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La Jolla Community Planners find four Village ‘murals’ to be ‘signs’

McLaren mural
A marquee depicting a McLaren car over a McLaren dealership at 7440 La Jolla Blvd. is one of four ‘murals’ deemed to be ‘signs.’
(Light File)

The La Jolla Community Planning Association (LJCPA) decided at its July 18 meeting, in a 11-3-1 vote, that four installations in The Village are “signs” rather than “murals,” and asked the City of San Diego to regulate them in accordance with the La Jolla Planned District Ordinance.

It would be up to the Department of Code Compliance to determine whether the installations are in compliance with the applicable code, and what corrective action would need to be taken if they are not. The four are:
1) a marquee depicting a McLaren car over a McLaren dealership at 7440 La Jolla Blvd.
2) a panorama with renderings of The Conrad Prebys Performing Arts Center on the back side of a building at 1111 Prospect St.
3) the NINE-TEN Restaurant within the Grande Colonial Hotel, which features a small image including the number 910 on the side of the building at 910 Prospect St. and
4) the Branding Iron silk screening shop/Marco Polo service shop, which features its name within a painting at 7464 Draper Ave.

A panorama with renderings of The Conrad Performing Arts Center on the back side of a building at 1111 Prospect St., La Jolla.
A panorama with renderings of The Conrad Performing Arts Center on the back side of a building at 1111 Prospect St., La Jolla.
(Light File)
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LJCPA has been discussing questionable murals since late last year, and asked its Planned District Ordinance sub-committee (PDO) to weigh in. The committee reviews projects for conformance to the La Jolla Planned District Ordinance, or blueprint for development.

After an ambiguous PDO committee vote in June that the murals in place are acceptable and the committee would subject any future questionable murals to the terms of the La Jolla Planned District Ordinance, LJCPA cast its own vote.

“The City cannot regulate whether someone puts a mural on their building if they want to, but they can regulate signs,” said LJCPA trustee Glen Rasmussen. “The Planned District Ordinance is the vehicle that limits the size of signs, and signs that are advertisements. Advertisements include the content of the image and if they make reference to the business within the building. These four are clearly signs and must conform to the Planned District Ordinance and therefore must be regulated accordingly.”

Found within the San Diego Municipal Code, the La Jolla Planned District Ordinance requires “development and redevelopment of land in the central core area, outlying neighborhood commercial centers, and the cultural and multi-family areas west and north of the village commercial core of La Jolla … in a manner that retains and enhances the economic, historical, architectural, educational, civic, social, cultural, and aesthetic values, and the overall quality of life within the community.”

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The “La Jolla Commercial and Industrial Sign Control District” sub-section regulates the size and placement of signs in La Jolla, and Rasmussen argued if the City were to hold these murals up to those standards, they would not be deemed in compliance.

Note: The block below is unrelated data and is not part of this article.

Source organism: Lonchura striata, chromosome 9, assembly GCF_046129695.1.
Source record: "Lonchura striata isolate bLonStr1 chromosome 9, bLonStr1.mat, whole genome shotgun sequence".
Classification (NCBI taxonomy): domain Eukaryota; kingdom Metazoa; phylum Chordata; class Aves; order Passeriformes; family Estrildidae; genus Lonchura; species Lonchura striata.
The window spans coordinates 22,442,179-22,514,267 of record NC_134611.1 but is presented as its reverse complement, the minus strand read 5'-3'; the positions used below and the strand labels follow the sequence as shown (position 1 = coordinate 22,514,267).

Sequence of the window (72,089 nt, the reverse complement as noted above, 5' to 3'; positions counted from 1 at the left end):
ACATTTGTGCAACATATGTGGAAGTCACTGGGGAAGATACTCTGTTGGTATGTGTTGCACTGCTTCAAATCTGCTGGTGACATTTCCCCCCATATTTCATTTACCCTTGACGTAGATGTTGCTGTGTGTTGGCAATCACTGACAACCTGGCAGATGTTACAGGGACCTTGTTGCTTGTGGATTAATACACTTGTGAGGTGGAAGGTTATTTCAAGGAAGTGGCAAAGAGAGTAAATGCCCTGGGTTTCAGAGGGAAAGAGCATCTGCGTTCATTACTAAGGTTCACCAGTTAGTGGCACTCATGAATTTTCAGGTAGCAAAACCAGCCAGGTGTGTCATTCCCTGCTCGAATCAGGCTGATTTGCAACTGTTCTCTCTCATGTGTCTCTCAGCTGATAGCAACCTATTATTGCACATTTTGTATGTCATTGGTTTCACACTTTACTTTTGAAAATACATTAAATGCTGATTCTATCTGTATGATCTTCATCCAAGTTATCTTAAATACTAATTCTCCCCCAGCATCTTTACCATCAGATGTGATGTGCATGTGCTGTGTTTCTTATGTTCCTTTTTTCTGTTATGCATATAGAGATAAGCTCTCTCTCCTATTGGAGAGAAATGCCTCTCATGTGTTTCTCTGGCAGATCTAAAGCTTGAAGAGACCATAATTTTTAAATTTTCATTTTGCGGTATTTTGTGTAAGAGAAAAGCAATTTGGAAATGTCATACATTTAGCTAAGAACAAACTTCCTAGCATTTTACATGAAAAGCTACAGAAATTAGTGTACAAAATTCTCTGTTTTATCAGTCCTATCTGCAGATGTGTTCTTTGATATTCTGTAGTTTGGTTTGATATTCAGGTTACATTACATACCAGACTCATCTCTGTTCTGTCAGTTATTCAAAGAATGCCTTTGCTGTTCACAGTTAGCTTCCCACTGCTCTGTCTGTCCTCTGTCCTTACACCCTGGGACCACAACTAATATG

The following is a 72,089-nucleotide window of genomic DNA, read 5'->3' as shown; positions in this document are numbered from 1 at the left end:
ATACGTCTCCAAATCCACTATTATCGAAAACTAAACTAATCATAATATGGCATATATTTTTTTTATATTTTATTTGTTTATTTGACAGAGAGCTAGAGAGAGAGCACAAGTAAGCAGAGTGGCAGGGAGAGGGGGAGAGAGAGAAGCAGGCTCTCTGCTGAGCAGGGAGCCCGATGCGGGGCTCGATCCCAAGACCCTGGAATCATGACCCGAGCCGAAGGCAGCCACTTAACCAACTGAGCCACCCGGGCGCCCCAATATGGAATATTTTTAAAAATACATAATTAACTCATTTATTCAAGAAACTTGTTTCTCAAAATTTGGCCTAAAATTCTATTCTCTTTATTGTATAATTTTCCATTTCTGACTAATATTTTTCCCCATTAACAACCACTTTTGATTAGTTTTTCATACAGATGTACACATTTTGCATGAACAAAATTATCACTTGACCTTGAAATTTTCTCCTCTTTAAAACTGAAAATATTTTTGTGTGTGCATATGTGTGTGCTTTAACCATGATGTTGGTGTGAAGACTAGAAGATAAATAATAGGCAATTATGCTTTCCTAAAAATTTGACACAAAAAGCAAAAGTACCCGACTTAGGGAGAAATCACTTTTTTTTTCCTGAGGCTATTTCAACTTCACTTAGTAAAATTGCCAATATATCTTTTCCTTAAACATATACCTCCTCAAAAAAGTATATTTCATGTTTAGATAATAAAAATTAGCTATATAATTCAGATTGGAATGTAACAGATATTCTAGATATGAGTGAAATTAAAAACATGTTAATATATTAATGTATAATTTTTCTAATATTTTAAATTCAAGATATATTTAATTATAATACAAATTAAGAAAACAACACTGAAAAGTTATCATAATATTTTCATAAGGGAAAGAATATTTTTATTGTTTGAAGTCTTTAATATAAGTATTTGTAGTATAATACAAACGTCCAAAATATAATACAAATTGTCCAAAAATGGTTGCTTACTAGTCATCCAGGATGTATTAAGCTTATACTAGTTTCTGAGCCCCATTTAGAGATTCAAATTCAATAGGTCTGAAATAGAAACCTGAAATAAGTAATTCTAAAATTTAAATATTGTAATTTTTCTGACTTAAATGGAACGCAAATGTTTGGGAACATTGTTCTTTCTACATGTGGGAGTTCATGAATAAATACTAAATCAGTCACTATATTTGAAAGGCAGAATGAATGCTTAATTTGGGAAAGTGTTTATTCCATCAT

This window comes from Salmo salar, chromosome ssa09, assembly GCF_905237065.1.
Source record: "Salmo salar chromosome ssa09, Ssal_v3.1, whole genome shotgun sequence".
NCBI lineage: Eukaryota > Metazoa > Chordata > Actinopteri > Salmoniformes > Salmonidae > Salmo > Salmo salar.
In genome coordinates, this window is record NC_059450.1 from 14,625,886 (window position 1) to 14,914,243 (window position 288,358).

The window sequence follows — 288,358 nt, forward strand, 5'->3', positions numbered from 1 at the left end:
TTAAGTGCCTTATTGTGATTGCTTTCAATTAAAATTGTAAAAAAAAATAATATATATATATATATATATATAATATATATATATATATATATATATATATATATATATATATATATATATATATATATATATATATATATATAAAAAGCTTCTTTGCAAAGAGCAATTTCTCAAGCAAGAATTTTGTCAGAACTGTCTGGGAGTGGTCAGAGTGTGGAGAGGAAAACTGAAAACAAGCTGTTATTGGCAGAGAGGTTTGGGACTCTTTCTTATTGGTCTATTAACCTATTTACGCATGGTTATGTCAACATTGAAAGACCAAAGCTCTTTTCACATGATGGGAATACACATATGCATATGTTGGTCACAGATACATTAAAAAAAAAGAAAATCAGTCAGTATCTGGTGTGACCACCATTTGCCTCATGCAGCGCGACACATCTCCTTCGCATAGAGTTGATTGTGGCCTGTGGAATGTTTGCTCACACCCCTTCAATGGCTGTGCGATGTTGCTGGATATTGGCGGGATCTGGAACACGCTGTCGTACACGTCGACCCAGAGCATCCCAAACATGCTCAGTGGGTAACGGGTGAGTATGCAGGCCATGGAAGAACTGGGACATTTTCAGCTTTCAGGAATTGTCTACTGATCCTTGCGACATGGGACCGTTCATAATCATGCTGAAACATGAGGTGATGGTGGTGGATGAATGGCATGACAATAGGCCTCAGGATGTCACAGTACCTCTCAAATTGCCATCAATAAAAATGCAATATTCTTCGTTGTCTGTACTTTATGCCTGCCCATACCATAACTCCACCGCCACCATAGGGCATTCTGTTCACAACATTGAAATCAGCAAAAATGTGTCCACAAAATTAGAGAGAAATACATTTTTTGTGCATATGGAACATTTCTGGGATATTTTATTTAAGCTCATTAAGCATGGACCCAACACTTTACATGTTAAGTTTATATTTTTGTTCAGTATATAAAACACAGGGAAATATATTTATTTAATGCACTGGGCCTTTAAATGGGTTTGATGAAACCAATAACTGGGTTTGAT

The NINE-TEN Restaurant within the Grande Colonial Hotel features a small mural including the number 910 on the side of the building at 910 Prospect St., La Jolla.

The NINE-TEN Restaurant within the Grande Colonial Hotel features a small mural including the number 910 on the side of the building at 910 Prospect St., La Jolla.

(Light File)

When is a mural really a mural?

The presence of murals in The Village goes back to 2010, when the Murals of La Jolla program was launched under the auspices of the La Jolla Community Foundation to take blank walls around town and hoist murals upon them (the program is now run by the Athenaeum Music & Arts Library). The program was approved by the PDO committee, La Jolla’s Development Permit Review committee, La Jolla Town Council and LJCPA.

The artists and works are selected by an art committee, and the murals rotate out every few years. Murals installed through this program have an informational plaque near the image.

However, with the success of the program — and following the model of some landmark businesses — other retailers have painted murals where they once had blank walls. Due to this practice, some LJCPA members were concerned about becoming “art critics” of the works in place.

Trustee Nancy Manno opined: “The murals under the Murals of La Jolla program are decided by the Athenaeum art committee … and those murals allowed people like McLaren to use their building for advertisement. I think there are two situations here: the murals of the Athenaeum, and the signs that should not be there.”

PDO trustee Gail Forbes cautioned: “You can start anywhere you want, but once you start down this road, you are going to end up in the basement.”

La Jolla Planning Association next meets 6 p.m. Thursday, Aug. 1 at La Jolla Rec Center, 615 Prospect St. lajollacpa.org

The mural for Marco Polo BMW service shop at 7464 Draper Ave., La Jolla.

The mural for Marco Polo BMW service shop at 7464 Draper Ave., La Jolla.

(Light File)


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